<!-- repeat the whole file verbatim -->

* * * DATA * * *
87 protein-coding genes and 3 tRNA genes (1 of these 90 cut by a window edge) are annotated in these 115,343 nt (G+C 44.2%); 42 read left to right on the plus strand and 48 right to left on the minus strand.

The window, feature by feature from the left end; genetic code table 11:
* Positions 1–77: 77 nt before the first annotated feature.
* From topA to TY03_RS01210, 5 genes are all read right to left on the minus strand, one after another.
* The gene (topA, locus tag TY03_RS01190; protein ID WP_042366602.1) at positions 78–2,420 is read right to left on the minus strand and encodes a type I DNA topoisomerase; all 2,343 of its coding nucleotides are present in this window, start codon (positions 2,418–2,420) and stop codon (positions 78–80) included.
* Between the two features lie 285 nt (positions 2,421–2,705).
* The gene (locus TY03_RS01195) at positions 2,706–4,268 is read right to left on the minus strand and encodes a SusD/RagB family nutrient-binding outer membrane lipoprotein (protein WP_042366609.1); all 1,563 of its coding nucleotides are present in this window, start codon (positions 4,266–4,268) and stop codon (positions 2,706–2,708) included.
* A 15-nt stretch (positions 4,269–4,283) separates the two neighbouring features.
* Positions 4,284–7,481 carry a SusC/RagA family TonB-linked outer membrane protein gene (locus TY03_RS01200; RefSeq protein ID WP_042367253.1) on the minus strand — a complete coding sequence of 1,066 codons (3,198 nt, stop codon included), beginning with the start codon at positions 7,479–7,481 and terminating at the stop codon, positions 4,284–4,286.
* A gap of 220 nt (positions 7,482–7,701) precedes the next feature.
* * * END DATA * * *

87 protein-coding genes and 3 tRNA genes (1 of these 90 cut by a window edge) are annotated in these 115,343 nt (G+C 44.2%); 42 read left to right on the plus strand and 48 right to left on the minus strand.

The window, feature by feature from the left end; genetic code table 11:
* Positions 1–77: 77 nt before the first annotated feature.
* From topA to TY03_RS01210, 5 genes are all read right to left on the minus strand, one after another.
* The gene (topA, locus tag TY03_RS01190; protein ID WP_042366602.1) at positions 78–2,420 is read right to left on the minus strand and encodes a type I DNA topoisomerase; all 2,343 of its coding nucleotides are present in this window, start codon (positions 2,418–2,420) and stop codon (positions 78–80) included.
* Between the two features lie 285 nt (positions 2,421–2,705).
* The gene (locus TY03_RS01195) at positions 2,706–4,268 is read right to left on the minus strand and encodes a SusD/RagB family nutrient-binding outer membrane lipoprotein (protein WP_042366609.1); all 1,563 of its coding nucleotides are present in this window, start codon (positions 4,266–4,268) and stop codon (positions 2,706–2,708) included.
* A 15-nt stretch (positions 4,269–4,283) separates the two neighbouring features.
* Positions 4,284–7,481 carry a SusC/RagA family TonB-linked outer membrane protein gene (locus TY03_RS01200; RefSeq protein ID WP_042367253.1) on the minus strand — a complete coding sequence of 1,066 codons (3,198 nt, stop codon included), beginning with the start codon at positions 7,479–7,481 and terminating at the stop codon, positions 4,284–4,286.
* A gap of 220 nt (positions 7,482–7,701) precedes the next feature.